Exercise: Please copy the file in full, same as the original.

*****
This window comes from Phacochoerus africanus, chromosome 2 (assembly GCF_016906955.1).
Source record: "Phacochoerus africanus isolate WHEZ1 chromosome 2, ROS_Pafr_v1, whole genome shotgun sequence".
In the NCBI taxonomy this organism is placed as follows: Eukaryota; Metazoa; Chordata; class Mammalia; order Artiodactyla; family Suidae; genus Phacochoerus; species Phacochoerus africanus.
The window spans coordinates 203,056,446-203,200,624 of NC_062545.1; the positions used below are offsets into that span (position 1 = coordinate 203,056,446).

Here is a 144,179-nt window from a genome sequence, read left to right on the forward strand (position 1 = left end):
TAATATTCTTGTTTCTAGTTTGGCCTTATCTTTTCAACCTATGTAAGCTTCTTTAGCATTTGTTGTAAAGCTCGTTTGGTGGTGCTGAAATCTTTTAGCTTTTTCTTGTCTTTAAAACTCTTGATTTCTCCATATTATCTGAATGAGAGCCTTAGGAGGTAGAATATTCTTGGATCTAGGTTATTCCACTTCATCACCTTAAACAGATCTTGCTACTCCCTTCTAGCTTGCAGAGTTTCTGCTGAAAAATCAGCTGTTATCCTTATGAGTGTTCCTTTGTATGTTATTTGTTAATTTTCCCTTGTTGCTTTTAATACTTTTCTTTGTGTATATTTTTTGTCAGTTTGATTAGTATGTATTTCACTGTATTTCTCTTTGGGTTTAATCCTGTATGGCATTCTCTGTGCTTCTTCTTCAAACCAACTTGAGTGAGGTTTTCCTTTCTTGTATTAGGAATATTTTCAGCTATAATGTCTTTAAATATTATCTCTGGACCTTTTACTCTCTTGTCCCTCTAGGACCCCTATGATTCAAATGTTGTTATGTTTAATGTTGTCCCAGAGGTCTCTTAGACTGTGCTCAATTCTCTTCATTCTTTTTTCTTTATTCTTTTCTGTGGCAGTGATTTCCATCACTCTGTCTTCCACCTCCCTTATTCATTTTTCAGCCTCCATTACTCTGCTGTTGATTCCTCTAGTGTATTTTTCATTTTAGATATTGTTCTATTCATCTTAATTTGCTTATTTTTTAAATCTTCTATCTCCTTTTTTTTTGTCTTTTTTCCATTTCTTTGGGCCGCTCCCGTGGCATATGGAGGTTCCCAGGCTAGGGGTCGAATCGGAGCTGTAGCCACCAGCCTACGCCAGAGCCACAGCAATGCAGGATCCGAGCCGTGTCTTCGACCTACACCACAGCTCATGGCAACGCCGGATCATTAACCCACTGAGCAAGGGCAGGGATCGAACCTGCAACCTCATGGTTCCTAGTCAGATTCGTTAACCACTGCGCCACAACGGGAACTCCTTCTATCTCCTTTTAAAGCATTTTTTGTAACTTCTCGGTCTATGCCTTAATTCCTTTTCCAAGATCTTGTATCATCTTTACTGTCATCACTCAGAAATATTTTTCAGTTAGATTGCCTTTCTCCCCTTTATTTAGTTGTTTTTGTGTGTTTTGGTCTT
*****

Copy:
This window comes from Phacochoerus africanus, chromosome 2 (assembly GCF_016906955.1).
Source record: "Phacochoerus africanus isolate WHEZ1 chromosome 2, ROS_Pafr_v1, whole genome shotgun sequence".
In the NCBI taxonomy this organism is placed as follows: Eukaryota; Metazoa; Chordata; class Mammalia; order Artiodactyla; family Suidae; genus Phacochoerus; species Phacochoerus africanus.
The window spans coordinates 203,056,446-203,200,624 of NC_062545.1; the positions used below are offsets into that span (position 1 = coordinate 203,056,446).

Here is a 144,179-nt window from a genome sequence, read left to right on the forward strand (position 1 = left end):
TAATATTCTTGTTTCTAGTTTGGCCTTATCTTTTCAACCTATGTAAGCTTCTTTAGCATTTGTTGTAAAGCTCGTTTGGTGGTGCTGAAATCTTTTAGCTTTTTCTTGTCTTTAAAACTCTTGATTTCTCCATATTATCTGAATGAGAGCCTTAGGAGGTAGAATATTCTTGGATCTAGGTTATTCCACTTCATCACCTTAAACAGATCTTGCTACTCCCTTCTAGCTTGCAGAGTTTCTGCTGAAAAATCAGCTGTTATCCTTATGAGTGTTCCTTTGTATGTTATTTGTTAATTTTCCCTTGTTGCTTTTAATACTTTTCTTTGTGTATATTTTTTGTCAGTTTGATTAGTATGTATTTCACTGTATTTCTCTTTGGGTTTAATCCTGTATGGCATTCTCTGTGCTTCTTCTTCAAACCAACTTGAGTGAGGTTTTCCTTTCTTGTATTAGGAATATTTTCAGCTATAATGTCTTTAAATATTATCTCTGGACCTTTTACTCTCTTGTCCCTCTAGGACCCCTATGATTCAAATGTTGTTATGTTTAATGTTGTCCCAGAGGTCTCTTAGACTGTGCTCAATTCTCTTCATTCTTTTTTCTTTATTCTTTTCTGTGGCAGTGATTTCCATCACTCTGTCTTCCACCTCCCTTATTCATTTTTCAGCCTCCATTACTCTGCTGTTGATTCCTCTAGTGTATTTTTCATTTTAGATATTGTTCTATTCATCTTAATTTGCTTATTTTTTAAATCTTCTATCTCCTTTTTTTTTGTCTTTTTTCCATTTCTTTGGGCCGCTCCCGTGGCATATGGAGGTTCCCAGGCTAGGGGTCGAATCGGAGCTGTAGCCACCAGCCTACGCCAGAGCCACAGCAATGCAGGATCCGAGCCGTGTCTTCGACCTACACCACAGCTCATGGCAACGCCGGATCATTAACCCACTGAGCAAGGGCAGGGATCGAACCTGCAACCTCATGGTTCCTAGTCAGATTCGTTAACCACTGCGCCACAACGGGAACTCCTTCTATCTCCTTTTAAAGCATTTTTTGTAACTTCTCGGTCTATGCCTTAATTCCTTTTCCAAGATCTTGTATCATCTTTACTGTCATCACTCAGAAATATTTTTCAGTTAGATTGCCTTTCTCCCCTTTATTTAGTTGTTTTTGTGTGTTTTGGTCTT